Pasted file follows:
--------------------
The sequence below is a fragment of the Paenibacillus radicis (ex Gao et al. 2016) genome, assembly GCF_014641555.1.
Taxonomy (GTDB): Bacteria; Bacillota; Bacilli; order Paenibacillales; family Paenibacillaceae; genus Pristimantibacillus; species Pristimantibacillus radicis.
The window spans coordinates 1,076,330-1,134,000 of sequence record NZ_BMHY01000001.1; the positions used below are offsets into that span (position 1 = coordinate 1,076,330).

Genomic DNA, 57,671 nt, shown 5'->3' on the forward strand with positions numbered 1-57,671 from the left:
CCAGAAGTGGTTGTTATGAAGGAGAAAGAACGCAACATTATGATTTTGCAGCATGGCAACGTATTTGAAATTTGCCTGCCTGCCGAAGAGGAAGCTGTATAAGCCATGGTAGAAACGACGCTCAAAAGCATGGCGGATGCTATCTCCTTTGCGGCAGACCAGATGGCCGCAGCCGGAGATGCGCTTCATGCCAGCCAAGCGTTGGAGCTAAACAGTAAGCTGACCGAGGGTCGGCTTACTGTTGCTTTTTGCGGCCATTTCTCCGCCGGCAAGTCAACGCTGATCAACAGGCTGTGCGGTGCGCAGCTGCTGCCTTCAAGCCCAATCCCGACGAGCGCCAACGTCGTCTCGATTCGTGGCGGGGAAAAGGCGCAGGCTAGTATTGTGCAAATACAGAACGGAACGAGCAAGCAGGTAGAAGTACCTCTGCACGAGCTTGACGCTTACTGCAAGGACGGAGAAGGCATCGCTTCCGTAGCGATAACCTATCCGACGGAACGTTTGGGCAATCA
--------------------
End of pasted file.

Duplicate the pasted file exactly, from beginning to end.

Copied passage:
The sequence below is a fragment of the Paenibacillus radicis (ex Gao et al. 2016) genome, assembly GCF_014641555.1.
Taxonomy (GTDB): Bacteria; Bacillota; Bacilli; order Paenibacillales; family Paenibacillaceae; genus Pristimantibacillus; species Pristimantibacillus radicis.
The window spans coordinates 1,076,330-1,134,000 of sequence record NZ_BMHY01000001.1; the positions used below are offsets into that span (position 1 = coordinate 1,076,330).

Genomic DNA, 57,671 nt, shown 5'->3' on the forward strand with positions numbered 1-57,671 from the left:
CCAGAAGTGGTTGTTATGAAGGAGAAAGAACGCAACATTATGATTTTGCAGCATGGCAACGTATTTGAAATTTGCCTGCCTGCCGAAGAGGAAGCTGTATAAGCCATGGTAGAAACGACGCTCAAAAGCATGGCGGATGCTATCTCCTTTGCGGCAGACCAGATGGCCGCAGCCGGAGATGCGCTTCATGCCAGCCAAGCGTTGGAGCTAAACAGTAAGCTGACCGAGGGTCGGCTTACTGTTGCTTTTTGCGGCCATTTCTCCGCCGGCAAGTCAACGCTGATCAACAGGCTGTGCGGTGCGCAGCTGCTGCCTTCAAGCCCAATCCCGACGAGCGCCAACGTCGTCTCGATTCGTGGCGGGGAAAAGGCGCAGGCTAGTATTGTGCAAATACAGAACGGAACGAGCAAGCAGGTAGAAGTACCTCTGCACGAGCTTGACGCTTACTGCAAGGACGGAGAAGGCATCGCTTCCGTAGCGATAACCTATCCGACGGAACGTTTGGGCAATCA